Colorado House Bill 19-1226 will create statewide pretrial services and empower the judicial branch to implement pretrial risk assessment algorithms statewide. Incidentally, it won’t be cheap to do that.
On March 8, 2019, however, at the Kansas Judicial Center in Topeka, Kansas, on the topic of bail reform the ACLU of Kansas instructed a reform panel Chaired by the Chief Justice of the Kansas Court of Appeals, Judge Karen Arnold-Burger, to not implement pretrial risk assessment tools statewide in Kansas, directly contrary to what House Bill 19-1226 is trying to do.
Related: ACLU of Kansas Slide Presentation
Said the ACLU: “The use of risk assessment tools in making pretrial decisions poses threats to civil liberties and will not reduce the jail population or improve pre-trial accuracy.” Also noted was the “fairness problem,” described as: “Risk Assessment Tools come with a host of built-in biases and potentially violate civil liberties while failing to promote human dignity.”
Cited in the report are a litany of academic studies that support the fact that a risk assessment, while perhaps well intentioned, is simply another way to shuffle the same deck and create roughly the same results. Professor Sandra Mason of the University of Georgia School of law in her forthcoming article in the Yale Law Journal was also quoted by the ACLU of Kansas: “What algorithmic risk assessment has done is reveal the inequality inherent in all prediction, forcing us to confront a much larger problem than the challenges of a new technology. Algorithms shed new light on an old problem.”
“What algorithmic risk assessment has done is reveal the inequality inherent in all prediction, forcing us to confront a much larger problem than the challenges of a new technology. Algorithms shed new light on an old problem.” - Mayson, Sandra Gabriel, Bias In, Bias Out (September 28, 2018). 128 Yale Law Journal
In Colorado, however, House Bill 19-1226 would do exactly that. The Courts will design a statewide pretrial program specifically to implement systems based on black-box and non-transparent pretrial risk assessment algorithms and then put more defendants on pre-conviction probation. All Judges in Colorado, according to the bill, “shall consider the results of an empirically developed and validated risk assessment.” While it is claimed that the cost is only $7 million annually to the state, that is a woefully low number to create a new statewide bureaucracy of pretrial risk assessment and supervision. In fact, the budget for probation next year is $148.99 million. Kentucky spends over $25 million for their program.
Also, let’s recall a few other facts about these risk assessments. First, the existing Colorado (CPAT) tool is invalid, having not been revalidated since it was built a half-decade ago. Second, it’s secret and you can’t see behind the curtain—it is truly black-box. Third, it’s never been tested for racial or any other bias, which members of the CCJJ conceded in the House Judiciary. Fourth, it discriminates against the mental ill in derogation of the Americans With Disabilities Act. Fifth, national research by Professor Megan Stevenson indicates that the risk assessment tools in other jurisdictions did not achieve any of the goals they sought to achieve and likely made the system worse.
So, that’s where the rubber meets the road on this legislation. CCJJ wants to give judicial, the agency that is also in charge of state probation, 63 FTE at a $7 million cost forever plus increases in perpetuity, and to require the implementation of a system of pretrial risk assessment and supervision in every county in Colorado. Although a county could file to opt out, that decision is left, we believe unconstitutionally, to the State Court Administrator who is going to roll around in his big bureaucratic Cadillac and supervise county bail policies. This is also a move that will not make the system better, will probably make the system worse, and embolden state bureaucratic agencies. Not only is CCJJ just wrong on this, this move is going to widen the net of state supervision and threaten to increase jail populations, encouraging the expansion of liberty-trammeling electronic incarceration.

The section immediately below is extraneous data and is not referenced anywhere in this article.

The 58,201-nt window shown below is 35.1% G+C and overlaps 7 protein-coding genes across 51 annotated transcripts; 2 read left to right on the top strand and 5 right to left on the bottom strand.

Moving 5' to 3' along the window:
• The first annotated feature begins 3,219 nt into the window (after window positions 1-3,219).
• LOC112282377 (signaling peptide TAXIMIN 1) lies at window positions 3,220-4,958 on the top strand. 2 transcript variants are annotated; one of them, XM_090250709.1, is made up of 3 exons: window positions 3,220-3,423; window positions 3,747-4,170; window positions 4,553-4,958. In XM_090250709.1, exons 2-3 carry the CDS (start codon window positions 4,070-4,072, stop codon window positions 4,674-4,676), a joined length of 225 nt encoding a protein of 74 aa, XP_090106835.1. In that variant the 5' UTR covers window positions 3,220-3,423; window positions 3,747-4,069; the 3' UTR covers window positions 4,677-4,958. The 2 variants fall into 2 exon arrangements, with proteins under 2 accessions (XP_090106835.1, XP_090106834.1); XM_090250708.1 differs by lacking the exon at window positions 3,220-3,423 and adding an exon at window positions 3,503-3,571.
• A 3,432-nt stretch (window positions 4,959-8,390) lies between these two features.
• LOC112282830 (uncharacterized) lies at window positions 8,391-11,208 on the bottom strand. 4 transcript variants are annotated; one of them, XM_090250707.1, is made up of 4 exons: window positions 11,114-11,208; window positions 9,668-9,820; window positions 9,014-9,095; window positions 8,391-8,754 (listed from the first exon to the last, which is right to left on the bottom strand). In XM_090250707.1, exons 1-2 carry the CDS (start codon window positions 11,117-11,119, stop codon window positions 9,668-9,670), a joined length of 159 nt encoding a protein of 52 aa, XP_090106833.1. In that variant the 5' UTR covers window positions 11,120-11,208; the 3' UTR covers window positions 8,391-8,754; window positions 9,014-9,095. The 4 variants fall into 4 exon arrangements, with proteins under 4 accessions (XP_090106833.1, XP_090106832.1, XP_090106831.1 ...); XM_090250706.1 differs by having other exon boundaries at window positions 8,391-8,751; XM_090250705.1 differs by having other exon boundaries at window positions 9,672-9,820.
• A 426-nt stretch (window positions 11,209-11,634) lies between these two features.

On the issue of bias, the amendments adopted in House Judiciary do one thing—they require that the CPAT be tested for racial bias. Even though the language says they should be developed to reduce bias, that is a meaningless standard and is an aspirational statement. However, the standard to test for racial bias is delegated to the Department of Public Safety and the Judiciary Department, both of whom are advocating for this bureaucratic expansion and will choose, we fully predict, the predictive parity test which they will conclude means the tool is free of bias. While they can choose to delegate to a non-profit, they are most certainly going to have the builders of the new version of the algorithm at the University of Northern Colorado simply evaluate their own secret work. There is no requirement that any independent third-party do any of the work. Also, even if the algorithm is shown to be biased, there is no procedure or requirement that it not be used or any basis for a defendant to then challenge it in court.
Finally, putting $7 million into this program, even if it was there and at the ready, would be a complete waste in light of other priorities in the criminal justice system that will actually deliver results, such as diversion programs, drug treatment, and addressing the opioid crisis. But stay tuned—CCJJ will be coming back to you next year for much, much more—they are going tell you that the Colorado State Constitution’s right to bail that has existed since statehood now needs to be changed to eliminate the right to bail in favor of risk assessment and pretrial supervision, a move rejected last year by us and 50+ civil rights groups in California. Let’s also be frank: it isn’t going to get any cheaper next year.